Proof of Foreign Law by Reference to the Foreign Court
Law Quarterly Review, Vol. 127, p. 208, 2011
Posted: 18 Apr 2011 Last revised: 20 Apr 2011
Date Written: December 22, 2010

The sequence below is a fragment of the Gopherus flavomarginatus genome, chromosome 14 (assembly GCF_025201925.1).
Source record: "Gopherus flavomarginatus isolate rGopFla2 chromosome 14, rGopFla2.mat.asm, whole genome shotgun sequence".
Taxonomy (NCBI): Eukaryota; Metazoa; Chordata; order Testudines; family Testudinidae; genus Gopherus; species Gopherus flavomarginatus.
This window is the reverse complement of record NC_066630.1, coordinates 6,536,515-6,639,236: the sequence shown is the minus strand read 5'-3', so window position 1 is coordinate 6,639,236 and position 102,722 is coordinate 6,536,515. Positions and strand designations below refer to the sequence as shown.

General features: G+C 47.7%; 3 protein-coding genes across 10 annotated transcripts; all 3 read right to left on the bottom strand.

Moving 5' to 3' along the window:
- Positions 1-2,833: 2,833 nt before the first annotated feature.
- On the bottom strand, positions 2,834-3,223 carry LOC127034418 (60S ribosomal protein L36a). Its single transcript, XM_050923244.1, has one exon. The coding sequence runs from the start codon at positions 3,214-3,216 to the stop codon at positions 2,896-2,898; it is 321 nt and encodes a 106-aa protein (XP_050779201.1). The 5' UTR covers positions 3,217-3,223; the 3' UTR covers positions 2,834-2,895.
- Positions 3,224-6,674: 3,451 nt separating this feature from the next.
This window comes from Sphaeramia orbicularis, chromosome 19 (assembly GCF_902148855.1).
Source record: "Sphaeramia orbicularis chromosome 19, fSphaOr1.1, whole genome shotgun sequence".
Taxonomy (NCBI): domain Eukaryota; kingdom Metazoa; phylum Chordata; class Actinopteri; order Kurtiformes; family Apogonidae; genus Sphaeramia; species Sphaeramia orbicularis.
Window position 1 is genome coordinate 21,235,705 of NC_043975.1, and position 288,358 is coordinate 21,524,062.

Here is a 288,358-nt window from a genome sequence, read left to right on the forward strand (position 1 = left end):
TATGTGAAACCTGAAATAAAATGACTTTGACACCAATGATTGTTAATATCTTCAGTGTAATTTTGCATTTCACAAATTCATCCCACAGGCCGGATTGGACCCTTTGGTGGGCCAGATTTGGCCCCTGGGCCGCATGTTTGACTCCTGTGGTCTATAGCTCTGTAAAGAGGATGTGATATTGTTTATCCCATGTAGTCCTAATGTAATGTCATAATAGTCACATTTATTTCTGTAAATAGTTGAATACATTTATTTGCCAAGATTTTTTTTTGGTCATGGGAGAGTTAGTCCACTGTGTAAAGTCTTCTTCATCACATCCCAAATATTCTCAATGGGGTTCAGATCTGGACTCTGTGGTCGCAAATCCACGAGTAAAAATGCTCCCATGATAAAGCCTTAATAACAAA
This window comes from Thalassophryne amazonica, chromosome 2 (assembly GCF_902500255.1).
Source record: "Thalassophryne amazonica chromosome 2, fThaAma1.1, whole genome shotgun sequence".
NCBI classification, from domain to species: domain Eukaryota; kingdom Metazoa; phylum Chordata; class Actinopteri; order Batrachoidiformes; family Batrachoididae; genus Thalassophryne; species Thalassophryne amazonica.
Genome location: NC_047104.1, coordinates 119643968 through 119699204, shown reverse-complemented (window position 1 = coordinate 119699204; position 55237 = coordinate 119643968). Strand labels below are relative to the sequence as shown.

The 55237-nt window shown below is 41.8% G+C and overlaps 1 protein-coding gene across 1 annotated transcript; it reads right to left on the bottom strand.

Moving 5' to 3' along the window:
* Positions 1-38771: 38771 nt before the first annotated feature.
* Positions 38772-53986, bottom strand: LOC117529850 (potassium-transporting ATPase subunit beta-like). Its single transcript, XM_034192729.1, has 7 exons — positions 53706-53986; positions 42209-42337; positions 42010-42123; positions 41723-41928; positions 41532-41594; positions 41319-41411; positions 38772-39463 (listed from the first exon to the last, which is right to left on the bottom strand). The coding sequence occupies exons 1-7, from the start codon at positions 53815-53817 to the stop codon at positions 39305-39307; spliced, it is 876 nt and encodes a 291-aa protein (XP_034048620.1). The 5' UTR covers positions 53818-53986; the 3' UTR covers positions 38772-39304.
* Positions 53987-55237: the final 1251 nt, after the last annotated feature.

The traditional means by which a question of foreign law is answered is by use of expert evidence. The inadequacies of this mechanism have been frequently identified: experts are expensive, difficult to procure, of various levels of expertise and are frequently partisan. The problems of determine a question of foreign law using expert evidence are particularly acute where a trial judge is required to determine a novel question in the foreign jurisprudence and two experts, of equal standing and persuasiveness, reach entirely different conclusions. This paper sets out an innovative mechanism that has been adopted in New South Wales, whereby a question of foreign law may be referred to a foreign court for determination. In addition to adopting rules of court allowing such references to be made, the Supreme Court of New South Wales has entered into a memorandum of understanding with the Supreme Court of Singapore whereby each agrees to give consideration to referring a matter of foreign law to the other jurisdiction for determination. Similarly, the Chief Justice of NSW has entered into a memorandum of understanding with the Chief Judge of New York, whereby the latter has undertaken to appoint a standing panel of five volunteer judges from New York appellate courts whom, acting in a voluntary capacity, will answer a question of law referred to them by the Australian court. This paper discusses the history of referrals between foreign courts, the constitutional validity and practical operation of such a mechanism, and the circumstances in which such a referral would be suitable.
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